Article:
Casablanca (1942, Michael Curtiz)

Every time I watch Casablanca–and I think it’s been a while since the last time, over ten years ago, when I saw it at Radio City–I marvel at the pacing. The film runs an hour and forty minutes and it doesn’t even seem like any time has passed until Bergman is in Bogart’s apartment. I think that scene brings in the temporal aspect not because of the scene’s weight, but because Paul Henreid’s had an off-screen activity. We see everything in Casablanca–with the exception of the pre-opening incident (the murder of the German couriers)–and once we aren’t seeing everything, it becomes clear the film’s a narrative with an eventual ending. The beauty of the film is how the script sets it up to never imply a conclusion–certainly not one so quickly (as Bogart says to Bergman, he didn’t expect her so soon)–as the present action takes place over two and a half days.

The film’s opening, with the narrated introduction, followed by the daily life in Casablanca, gradually introducing Bogart, exquisitely conditions the viewer. For most of the running time, the film portrays Bogart as a cynic, hardly a heroic protagonist (he’s not even as consistently funny as Claude Rains). Watching Bogart bicker with Dooley Wilson over his drinking or lash out at Bergman, it’s a raw human desperation not often seen in films of this period. Curtiz’s frequent, patient close-ups–most often of Bergman thinking–contribute to the film’s sensitivity.

The viewer doesn’t even have all the necessary information until forty-five minutes into the film–and even then there’s the question of whether Bergman’s history with Paul Henreid is essential–after Bogart and Wilson’s bickering, after the flashback to Paris. The flashback must only take five minutes, but it always seems to take so much longer. It really does resonate, since up until that point, we’ve only seen Bogart on the one night.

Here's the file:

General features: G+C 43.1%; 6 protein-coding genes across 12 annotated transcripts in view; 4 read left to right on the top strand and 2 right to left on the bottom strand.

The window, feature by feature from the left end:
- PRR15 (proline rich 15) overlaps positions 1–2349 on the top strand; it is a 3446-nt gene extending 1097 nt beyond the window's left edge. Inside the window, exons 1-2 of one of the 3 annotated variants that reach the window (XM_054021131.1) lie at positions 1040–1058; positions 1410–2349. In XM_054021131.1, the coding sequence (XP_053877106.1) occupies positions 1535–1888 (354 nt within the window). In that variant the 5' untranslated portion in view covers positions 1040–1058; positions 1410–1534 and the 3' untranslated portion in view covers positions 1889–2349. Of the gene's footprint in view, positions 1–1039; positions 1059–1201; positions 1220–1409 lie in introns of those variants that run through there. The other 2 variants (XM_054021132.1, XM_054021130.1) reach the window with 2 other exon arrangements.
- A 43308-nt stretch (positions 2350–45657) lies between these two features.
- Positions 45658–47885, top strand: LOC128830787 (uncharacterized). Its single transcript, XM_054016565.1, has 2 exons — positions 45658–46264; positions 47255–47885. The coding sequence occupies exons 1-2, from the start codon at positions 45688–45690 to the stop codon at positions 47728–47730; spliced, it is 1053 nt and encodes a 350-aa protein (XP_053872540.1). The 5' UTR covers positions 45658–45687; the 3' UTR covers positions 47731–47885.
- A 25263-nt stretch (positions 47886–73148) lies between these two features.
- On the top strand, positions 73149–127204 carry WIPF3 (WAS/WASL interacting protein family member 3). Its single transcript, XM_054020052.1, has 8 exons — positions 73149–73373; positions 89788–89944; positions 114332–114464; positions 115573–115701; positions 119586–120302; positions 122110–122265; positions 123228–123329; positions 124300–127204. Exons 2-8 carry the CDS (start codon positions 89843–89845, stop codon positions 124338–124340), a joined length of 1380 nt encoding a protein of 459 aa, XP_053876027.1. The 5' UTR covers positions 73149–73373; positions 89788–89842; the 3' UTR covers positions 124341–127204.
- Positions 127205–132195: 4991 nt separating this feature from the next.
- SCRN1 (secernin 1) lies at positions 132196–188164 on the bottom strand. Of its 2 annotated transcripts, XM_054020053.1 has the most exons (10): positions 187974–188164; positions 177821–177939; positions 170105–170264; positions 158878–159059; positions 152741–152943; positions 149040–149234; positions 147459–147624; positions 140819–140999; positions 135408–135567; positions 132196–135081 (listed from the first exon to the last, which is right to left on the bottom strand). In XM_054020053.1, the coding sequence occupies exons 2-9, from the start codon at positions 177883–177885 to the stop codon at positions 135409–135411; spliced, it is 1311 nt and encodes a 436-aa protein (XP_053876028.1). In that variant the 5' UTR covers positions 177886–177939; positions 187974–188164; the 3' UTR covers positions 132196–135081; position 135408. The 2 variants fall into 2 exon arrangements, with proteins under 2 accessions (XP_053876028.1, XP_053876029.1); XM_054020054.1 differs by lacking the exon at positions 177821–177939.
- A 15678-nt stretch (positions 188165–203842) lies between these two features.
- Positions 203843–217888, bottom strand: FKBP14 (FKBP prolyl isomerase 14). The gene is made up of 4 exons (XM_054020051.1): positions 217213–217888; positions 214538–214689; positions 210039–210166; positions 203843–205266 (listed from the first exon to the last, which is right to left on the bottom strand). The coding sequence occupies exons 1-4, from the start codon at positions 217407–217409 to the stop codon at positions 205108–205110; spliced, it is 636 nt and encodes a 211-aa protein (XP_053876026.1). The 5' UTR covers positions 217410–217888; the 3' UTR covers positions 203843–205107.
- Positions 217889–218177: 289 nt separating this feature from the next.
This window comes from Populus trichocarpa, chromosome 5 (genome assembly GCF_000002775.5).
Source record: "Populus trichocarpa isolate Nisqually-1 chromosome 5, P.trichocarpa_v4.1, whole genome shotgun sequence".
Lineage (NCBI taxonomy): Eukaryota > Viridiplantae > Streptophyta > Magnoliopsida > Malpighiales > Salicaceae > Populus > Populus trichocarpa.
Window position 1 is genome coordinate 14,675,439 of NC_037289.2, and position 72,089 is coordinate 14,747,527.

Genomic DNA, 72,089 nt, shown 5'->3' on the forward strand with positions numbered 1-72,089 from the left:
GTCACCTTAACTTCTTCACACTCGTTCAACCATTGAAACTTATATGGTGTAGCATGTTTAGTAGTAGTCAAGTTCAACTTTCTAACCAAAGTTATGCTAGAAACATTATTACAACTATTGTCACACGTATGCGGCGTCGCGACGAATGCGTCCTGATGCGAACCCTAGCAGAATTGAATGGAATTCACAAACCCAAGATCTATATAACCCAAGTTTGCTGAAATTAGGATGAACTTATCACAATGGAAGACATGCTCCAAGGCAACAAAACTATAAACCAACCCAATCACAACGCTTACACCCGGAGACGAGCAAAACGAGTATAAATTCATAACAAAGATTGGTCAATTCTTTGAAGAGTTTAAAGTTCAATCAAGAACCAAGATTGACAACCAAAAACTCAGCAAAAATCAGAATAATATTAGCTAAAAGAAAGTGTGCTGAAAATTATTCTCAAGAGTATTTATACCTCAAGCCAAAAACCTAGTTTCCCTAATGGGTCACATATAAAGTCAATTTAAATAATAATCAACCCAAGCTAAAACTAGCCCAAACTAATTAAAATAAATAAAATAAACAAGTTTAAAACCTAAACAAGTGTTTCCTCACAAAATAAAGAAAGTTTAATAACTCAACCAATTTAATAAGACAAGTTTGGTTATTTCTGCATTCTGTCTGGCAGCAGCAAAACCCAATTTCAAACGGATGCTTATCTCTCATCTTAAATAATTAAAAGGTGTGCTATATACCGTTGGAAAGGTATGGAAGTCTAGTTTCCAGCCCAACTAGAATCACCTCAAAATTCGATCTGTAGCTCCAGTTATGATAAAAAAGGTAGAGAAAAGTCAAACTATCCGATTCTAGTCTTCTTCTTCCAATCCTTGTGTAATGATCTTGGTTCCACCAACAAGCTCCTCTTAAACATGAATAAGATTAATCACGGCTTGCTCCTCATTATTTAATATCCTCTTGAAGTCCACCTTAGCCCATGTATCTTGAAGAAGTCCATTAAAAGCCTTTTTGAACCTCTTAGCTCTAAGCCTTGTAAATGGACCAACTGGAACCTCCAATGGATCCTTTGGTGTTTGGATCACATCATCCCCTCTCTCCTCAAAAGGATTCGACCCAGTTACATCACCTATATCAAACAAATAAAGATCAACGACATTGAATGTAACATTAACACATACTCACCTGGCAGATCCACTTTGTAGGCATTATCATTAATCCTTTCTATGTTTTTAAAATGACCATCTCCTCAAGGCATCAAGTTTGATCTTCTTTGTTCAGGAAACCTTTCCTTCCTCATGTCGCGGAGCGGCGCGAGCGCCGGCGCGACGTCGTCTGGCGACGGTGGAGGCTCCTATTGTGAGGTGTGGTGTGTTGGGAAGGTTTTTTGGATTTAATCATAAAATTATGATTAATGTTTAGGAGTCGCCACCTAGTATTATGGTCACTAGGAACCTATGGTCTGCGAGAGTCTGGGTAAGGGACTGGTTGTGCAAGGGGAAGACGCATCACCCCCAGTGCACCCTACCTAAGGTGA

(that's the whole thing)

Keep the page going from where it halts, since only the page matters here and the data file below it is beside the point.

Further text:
The script does such an amazing job setting up the characters and their potential for empathy (especially with Sydney Greenstreet), with Nazi Conrad Veidt and Peter Lorre the only irredeemable characters. And even then, Lorre’s questionable. There’s a great ambiguity to the film in how it deals with its characters and their morality. Only Henreid and Wilson–as well as the supporting cast in Bogart’s nightclub–are scrupulous. The film doesn’t even make an issue of Bogart growing into a noble mold–there’s no implication he’s going to continue doing the right thing.

The other thing I always think about is the film’s ability to juggle being well-written and narratively solid with being constantly entertaining. Curtiz frequently brings a comedic timing to the action–for instance, with Bogart pulling the pistol on Rains at the end. The film establishes, right away, a dire setting (my wife, watching for the first time, gasped as the French police shot the fleeing man without his papers in the first scene). Everyone’s desperate, everyone’s unhappy, everyone’s in a lot of trouble… but there’s so much humor. Bogart and Lorre’s opening conversation lightens the mood, but never breaks the setting.

Rains is responsible for a lot of the levity. His police prefect is just perfect. Every scene he’s in produces a smile at the least.

Both Bogart and Bergman are fantastic, with Bogart’s performance setting a mold for all reluctant heroes to follow (I noticed a music cue John Williams borrowed in Empire Strikes Back, with Han Solo being a direct descendant of Rick Blaine). Bergman’s got a harder job–though, is this film the first where Bogart had to cry–since Curtiz loves giving her those pensive close-ups.

Wilson’s great, as is Henreid. Henreid’s actually got the hardest job, since he’s got to convince the viewer he’s this Utopian do-gooder, whose rhetoric and ideals are infectious. And he does.

I can’t think of a single complaint (I want more Wilson, but I understand he’s got to go into background as Henreid becomes more relevant to the narrative). I just miss seeing it on a seventy foot screen.

4/4★★★★

CREDITS

Directed by Michael Curtiz; screenplay by Julius J. Epstein, Philip G. Epstein and Howard Koch, based on a play by Murray Burnett and Joan Alison; director of photography, Arthur Edeson; edited by Owen Marks; music by Max Steiner; produced by Hal B. Wallis; released by Warner Bros.

Starring Humphrey Bogart (Rick Blaine), Ingrid Bergman (Ilsa Lund), Paul Henreid (Victor Laszlo), Claude Rains (Captain Renault), Conrad Veidt (Major Strasser), Sydney Greenstreet (Signor Ferrari), Peter Lorre (Ugarte), S.Z. Sakall (Carl), Madeleine LeBeau (Yvonne), Dooley Wilson (Sam), Joy Page (Annina Brandel), John Qualen (Berger), Leonid Kinskey (Sascha) and Curt Bois (Pickpocket).